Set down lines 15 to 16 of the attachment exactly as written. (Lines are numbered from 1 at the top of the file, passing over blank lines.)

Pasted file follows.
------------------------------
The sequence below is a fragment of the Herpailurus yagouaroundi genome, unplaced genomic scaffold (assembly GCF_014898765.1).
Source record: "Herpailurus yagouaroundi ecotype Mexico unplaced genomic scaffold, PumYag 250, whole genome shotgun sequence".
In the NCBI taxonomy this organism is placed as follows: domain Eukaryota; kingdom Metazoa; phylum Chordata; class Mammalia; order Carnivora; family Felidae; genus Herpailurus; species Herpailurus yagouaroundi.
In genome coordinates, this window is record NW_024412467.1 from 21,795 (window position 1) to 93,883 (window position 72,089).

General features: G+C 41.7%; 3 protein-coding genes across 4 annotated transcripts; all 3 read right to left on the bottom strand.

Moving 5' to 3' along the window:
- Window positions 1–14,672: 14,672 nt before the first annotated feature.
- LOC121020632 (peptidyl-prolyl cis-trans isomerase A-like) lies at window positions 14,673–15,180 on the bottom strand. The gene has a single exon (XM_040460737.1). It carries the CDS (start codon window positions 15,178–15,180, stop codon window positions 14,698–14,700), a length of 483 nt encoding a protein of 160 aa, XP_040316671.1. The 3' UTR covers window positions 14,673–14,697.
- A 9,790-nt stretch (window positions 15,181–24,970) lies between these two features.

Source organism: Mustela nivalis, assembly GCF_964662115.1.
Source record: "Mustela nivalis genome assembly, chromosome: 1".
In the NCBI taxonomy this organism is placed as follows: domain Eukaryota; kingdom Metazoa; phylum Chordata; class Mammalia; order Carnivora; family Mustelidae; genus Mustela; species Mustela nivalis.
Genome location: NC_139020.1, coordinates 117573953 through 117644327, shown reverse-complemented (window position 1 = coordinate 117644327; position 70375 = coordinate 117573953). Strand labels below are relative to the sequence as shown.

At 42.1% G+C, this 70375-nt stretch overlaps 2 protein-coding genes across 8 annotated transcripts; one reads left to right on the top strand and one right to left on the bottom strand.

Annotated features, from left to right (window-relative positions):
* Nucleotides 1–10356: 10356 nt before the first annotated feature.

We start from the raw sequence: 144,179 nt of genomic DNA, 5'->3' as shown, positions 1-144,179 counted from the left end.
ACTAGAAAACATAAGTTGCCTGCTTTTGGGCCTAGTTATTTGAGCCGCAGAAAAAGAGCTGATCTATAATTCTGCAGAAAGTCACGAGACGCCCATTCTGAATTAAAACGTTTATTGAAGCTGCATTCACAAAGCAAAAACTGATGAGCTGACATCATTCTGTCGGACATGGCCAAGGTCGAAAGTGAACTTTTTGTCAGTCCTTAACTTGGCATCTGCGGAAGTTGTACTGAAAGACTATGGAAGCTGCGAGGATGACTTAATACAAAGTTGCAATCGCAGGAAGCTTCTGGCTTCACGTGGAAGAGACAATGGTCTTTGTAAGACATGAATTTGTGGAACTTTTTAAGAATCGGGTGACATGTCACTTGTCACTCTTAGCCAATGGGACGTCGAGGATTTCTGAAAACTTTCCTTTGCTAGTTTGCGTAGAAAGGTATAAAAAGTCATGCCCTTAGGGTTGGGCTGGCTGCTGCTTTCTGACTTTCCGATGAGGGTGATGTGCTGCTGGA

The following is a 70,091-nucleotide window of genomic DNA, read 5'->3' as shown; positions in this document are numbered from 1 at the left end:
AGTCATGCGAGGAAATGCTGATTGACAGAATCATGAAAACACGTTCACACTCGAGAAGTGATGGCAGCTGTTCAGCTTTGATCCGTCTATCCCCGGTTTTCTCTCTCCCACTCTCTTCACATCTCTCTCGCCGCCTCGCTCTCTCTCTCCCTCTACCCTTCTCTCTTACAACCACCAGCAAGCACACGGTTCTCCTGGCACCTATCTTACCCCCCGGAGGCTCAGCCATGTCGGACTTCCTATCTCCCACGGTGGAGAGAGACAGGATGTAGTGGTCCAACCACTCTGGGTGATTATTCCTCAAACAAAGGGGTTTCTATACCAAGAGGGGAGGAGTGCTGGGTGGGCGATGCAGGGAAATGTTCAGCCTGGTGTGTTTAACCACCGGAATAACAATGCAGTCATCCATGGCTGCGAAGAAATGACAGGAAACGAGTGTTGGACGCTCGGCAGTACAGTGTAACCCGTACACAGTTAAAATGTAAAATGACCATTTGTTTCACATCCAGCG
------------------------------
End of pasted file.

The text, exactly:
Annotated features, from left to right (window-relative positions):
* Nucleotides 1–10356: 10356 nt before the first annotated feature.